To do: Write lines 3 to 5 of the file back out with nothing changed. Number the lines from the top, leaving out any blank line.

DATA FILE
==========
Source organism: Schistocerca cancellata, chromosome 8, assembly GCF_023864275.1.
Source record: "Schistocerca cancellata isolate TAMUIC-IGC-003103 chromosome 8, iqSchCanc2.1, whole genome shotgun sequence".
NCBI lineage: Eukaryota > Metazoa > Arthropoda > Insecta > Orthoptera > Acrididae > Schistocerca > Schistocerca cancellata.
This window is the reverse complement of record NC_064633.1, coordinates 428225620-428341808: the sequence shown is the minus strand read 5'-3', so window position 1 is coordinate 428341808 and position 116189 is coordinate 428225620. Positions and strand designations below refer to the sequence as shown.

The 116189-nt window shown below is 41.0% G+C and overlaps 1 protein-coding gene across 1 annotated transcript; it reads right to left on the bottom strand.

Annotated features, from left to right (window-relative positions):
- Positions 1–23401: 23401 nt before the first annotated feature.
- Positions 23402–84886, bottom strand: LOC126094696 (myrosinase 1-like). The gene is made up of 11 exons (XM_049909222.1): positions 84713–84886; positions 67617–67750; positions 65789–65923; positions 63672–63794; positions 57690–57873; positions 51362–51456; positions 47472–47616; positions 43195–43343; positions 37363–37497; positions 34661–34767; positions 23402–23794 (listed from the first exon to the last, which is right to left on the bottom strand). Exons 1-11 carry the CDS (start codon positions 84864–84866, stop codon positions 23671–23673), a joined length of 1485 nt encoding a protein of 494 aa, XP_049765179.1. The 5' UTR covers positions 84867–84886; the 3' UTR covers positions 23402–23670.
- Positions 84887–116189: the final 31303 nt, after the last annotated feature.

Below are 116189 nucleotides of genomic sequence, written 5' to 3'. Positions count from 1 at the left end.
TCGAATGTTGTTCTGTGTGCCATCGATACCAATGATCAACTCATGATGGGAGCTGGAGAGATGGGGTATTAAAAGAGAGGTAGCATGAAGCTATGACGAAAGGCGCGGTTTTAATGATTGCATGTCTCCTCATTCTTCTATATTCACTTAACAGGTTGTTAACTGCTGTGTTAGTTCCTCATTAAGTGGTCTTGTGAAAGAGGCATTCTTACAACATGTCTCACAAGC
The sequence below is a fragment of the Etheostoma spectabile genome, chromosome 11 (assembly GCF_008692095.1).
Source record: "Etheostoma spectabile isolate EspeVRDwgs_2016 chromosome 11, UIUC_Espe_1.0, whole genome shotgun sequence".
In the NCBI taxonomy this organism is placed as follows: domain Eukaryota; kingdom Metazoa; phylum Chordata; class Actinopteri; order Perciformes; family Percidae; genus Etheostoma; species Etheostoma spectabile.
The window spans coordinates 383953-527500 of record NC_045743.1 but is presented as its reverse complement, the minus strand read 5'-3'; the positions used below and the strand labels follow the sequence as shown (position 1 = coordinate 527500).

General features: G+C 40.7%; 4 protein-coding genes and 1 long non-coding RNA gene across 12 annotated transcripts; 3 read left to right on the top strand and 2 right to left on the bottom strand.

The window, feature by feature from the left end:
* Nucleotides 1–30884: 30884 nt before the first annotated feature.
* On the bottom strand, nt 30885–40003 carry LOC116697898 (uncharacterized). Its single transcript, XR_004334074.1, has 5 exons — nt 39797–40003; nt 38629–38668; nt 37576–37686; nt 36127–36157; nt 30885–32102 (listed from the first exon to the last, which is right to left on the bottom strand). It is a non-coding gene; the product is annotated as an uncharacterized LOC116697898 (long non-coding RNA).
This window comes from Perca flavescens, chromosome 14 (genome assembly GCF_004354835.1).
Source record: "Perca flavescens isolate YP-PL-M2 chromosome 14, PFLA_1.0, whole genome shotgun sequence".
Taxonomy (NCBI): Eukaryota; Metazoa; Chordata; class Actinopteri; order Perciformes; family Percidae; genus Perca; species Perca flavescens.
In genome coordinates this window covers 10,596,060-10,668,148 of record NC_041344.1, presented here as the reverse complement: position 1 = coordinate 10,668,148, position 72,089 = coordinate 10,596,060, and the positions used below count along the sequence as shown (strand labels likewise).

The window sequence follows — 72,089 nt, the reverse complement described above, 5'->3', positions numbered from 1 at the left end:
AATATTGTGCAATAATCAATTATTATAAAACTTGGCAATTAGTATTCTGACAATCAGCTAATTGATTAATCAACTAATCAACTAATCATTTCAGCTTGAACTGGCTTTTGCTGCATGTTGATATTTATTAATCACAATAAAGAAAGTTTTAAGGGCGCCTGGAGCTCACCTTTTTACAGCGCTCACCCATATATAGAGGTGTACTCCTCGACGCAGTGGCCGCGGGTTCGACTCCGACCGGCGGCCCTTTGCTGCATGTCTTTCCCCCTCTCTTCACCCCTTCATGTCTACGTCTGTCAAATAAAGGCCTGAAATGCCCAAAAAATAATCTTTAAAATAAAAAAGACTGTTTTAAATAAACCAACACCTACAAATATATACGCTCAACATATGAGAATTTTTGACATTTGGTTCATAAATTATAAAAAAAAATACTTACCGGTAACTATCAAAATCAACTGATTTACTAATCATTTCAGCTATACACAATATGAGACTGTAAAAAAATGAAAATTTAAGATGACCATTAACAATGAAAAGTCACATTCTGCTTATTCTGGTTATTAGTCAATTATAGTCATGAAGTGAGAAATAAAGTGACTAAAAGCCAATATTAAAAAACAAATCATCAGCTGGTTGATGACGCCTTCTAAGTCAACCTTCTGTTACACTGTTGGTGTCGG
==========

NCBI lineage: Eukaryota > Metazoa > Arthropoda > Insecta > Orthoptera > Acrididae > Schistocerca > Schistocerca cancellata.
This window is the reverse complement of record NC_064633.1, coordinates 428225620-428341808: the sequence shown is the minus strand read 5'-3', so window position 1 is coordinate 428341808 and position 116189 is coordinate 428225620. Positions and strand designations below refer to the sequence as shown.

The 116189-nt window shown below is 41.0% G+C and overlaps 1 protein-coding gene across 1 annotated transcript; it reads right to left on the bottom strand.